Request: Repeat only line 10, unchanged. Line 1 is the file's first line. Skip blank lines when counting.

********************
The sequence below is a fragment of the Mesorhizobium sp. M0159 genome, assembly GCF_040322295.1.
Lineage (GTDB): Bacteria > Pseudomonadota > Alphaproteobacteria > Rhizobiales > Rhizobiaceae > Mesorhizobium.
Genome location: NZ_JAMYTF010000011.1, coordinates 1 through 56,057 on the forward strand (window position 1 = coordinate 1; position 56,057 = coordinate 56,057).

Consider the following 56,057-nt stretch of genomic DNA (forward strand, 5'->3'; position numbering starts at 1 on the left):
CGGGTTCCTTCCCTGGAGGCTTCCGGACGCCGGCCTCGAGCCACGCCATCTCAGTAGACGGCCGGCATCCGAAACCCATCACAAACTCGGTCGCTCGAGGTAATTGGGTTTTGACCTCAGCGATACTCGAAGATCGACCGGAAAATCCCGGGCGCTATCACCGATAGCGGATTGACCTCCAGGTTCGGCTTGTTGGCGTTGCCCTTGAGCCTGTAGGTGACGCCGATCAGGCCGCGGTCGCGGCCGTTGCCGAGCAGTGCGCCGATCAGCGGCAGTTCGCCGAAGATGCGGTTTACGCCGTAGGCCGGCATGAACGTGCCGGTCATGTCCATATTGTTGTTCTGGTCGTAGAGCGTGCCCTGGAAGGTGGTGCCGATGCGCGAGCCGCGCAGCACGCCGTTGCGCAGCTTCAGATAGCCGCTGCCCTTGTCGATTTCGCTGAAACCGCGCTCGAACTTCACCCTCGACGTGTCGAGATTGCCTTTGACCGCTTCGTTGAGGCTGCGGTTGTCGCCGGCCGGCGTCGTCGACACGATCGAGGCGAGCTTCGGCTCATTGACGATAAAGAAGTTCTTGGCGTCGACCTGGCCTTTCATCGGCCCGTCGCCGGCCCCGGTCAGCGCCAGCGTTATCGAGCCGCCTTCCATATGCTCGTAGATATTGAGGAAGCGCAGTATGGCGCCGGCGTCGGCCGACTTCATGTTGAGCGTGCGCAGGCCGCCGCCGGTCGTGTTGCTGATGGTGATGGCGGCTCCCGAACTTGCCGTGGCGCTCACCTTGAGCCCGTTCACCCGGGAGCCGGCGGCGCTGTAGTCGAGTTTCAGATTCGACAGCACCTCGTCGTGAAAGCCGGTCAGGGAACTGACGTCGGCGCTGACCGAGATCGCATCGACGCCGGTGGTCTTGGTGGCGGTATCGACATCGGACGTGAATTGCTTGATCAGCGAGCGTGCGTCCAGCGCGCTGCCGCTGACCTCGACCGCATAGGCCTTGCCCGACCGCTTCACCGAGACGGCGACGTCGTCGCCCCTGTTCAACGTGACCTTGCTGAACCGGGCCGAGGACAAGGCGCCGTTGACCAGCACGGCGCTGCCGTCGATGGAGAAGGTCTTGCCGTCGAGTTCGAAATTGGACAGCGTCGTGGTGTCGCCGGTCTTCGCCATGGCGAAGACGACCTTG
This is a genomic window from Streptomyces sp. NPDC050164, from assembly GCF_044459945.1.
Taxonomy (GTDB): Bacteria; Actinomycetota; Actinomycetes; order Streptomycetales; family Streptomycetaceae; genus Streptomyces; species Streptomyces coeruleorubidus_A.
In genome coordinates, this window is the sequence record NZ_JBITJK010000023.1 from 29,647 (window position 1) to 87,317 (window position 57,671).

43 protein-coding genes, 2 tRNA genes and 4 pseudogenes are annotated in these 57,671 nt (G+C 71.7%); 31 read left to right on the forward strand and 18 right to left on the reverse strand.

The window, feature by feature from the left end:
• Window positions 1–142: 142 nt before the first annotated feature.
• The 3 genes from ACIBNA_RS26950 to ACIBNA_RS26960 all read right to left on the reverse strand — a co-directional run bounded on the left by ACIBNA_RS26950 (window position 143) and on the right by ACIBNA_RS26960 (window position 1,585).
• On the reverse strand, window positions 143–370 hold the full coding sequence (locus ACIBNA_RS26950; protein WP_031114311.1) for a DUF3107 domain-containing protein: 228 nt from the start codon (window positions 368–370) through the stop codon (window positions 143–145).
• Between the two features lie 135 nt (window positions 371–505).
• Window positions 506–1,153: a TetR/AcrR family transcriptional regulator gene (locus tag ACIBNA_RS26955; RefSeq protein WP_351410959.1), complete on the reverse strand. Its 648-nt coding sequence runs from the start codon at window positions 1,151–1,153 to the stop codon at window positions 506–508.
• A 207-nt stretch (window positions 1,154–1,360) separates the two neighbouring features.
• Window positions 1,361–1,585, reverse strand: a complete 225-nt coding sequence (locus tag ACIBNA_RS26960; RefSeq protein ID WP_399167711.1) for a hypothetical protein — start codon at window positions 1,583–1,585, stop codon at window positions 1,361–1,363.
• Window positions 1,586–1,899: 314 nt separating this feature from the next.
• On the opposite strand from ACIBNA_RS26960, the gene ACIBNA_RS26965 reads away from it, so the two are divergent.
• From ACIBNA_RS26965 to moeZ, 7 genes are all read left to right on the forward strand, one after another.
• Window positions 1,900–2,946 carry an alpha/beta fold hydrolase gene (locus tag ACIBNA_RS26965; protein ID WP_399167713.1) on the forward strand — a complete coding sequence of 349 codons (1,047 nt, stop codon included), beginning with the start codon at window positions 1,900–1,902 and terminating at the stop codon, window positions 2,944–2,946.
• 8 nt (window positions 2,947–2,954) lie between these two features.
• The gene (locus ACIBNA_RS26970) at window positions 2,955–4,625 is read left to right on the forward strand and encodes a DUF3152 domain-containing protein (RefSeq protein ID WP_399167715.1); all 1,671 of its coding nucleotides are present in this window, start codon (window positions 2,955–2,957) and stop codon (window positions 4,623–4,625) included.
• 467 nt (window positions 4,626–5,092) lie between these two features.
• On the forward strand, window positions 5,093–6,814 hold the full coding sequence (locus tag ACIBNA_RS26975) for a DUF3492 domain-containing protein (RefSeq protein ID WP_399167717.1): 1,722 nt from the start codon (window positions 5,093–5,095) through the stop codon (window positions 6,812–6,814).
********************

The window, feature by feature from the left end: